State Superintendent Joy Hofmeister is working with Oklahoma tribal leaders to improve education in the state.
They met Wednesday for a summit to address the needs of Native American students.
With 130,000 Native American students in Oklahoma schools, state educators said it is vital to make sure the school districts and tribal governments are having conversations about the needs of each and every student.
For the first time in the history of the state, the Oklahoma Department of Education and tribal leaders are meeting to talk about education.
"We know that we are in a state that is in turmoil with education, we hope that we can be a force that can help stabilize it, bring people together and have dialogue like we're doing today so that we can have plans for the future," said Muscogee (Creek) Nation Principal Chief James Floyd.
The idea came out of a conversation about meeting requirements for the Every Student Succeeds Act, or ESSA.
Specifically the provision that allows tribes to consult with their local school districts.
"We are ready to roll up our sleeves, listen, ask questions and really hear and act on what we hear as school districts throughout the state," Hofmeister said.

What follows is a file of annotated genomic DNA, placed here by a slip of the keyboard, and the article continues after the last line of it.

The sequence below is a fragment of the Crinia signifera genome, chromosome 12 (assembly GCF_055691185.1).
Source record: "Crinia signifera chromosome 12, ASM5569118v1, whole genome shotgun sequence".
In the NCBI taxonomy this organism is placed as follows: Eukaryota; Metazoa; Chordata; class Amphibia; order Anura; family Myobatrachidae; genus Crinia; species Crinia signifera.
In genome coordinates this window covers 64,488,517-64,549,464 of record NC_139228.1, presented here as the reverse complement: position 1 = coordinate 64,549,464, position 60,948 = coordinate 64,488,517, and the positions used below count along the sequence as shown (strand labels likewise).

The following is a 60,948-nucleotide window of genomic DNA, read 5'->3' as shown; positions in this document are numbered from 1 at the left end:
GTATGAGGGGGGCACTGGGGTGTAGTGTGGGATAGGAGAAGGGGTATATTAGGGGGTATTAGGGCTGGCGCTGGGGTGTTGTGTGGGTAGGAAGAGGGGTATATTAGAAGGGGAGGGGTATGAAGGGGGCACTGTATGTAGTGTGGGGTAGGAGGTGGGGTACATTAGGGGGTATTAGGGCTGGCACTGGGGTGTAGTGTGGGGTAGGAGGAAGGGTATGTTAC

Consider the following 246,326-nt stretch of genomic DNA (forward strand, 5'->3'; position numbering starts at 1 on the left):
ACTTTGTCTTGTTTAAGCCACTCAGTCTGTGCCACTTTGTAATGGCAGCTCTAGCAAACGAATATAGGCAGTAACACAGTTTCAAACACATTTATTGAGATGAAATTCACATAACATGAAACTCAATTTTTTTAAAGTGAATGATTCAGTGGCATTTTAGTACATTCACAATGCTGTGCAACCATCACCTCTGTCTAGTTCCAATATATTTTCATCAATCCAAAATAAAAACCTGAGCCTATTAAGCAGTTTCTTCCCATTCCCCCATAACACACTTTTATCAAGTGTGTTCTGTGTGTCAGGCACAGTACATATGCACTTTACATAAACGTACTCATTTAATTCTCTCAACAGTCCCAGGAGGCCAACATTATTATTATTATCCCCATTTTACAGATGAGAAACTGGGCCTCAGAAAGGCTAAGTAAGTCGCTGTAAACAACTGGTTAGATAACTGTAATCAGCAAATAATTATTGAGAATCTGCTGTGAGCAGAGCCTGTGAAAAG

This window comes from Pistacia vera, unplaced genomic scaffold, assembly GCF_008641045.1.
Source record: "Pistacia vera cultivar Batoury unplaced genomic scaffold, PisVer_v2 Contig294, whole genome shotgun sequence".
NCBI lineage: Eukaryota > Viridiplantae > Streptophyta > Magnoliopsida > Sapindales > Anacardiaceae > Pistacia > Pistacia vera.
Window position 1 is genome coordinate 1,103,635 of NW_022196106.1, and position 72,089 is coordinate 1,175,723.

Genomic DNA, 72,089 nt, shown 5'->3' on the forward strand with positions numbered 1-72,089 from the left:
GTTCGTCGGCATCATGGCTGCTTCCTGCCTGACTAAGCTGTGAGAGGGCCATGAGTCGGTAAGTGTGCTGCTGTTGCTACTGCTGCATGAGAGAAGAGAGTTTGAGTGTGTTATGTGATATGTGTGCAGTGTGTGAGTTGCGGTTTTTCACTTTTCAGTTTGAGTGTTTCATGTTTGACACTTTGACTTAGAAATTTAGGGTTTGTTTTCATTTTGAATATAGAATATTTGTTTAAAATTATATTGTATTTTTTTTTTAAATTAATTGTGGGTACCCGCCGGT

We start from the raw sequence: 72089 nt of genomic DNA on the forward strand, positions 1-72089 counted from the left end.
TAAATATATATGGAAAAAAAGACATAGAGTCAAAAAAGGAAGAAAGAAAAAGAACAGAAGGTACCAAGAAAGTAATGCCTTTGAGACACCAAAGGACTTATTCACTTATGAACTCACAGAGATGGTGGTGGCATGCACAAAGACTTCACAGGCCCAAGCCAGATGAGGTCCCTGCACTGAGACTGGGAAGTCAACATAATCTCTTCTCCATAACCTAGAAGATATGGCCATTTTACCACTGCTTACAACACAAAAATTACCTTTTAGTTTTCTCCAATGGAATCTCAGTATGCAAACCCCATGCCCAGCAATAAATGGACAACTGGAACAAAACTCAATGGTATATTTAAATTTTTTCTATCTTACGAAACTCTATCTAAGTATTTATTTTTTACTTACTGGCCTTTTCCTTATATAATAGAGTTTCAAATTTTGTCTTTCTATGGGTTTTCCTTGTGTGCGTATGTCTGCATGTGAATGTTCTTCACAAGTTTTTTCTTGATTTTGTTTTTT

Floyd said it allows tribes to make sure the schools reflect their history, culture and language in an effort to improve education.
In a time when education funding in Oklahoma is at an all time low, leaders at the summit want to make sure every school district meeting these requirements get the federal dollars associated with it.
"We are concerned and we hope that turns around," Floyd said. "We can't be at the bottom of funding in the nation and expect high results."
The state Department of Education has come up with a consultation guide that was passed out at the summit, and it includes everything from questions that districts and tribes should be asking each other, as well as what tribes' school districts need to be reaching out to.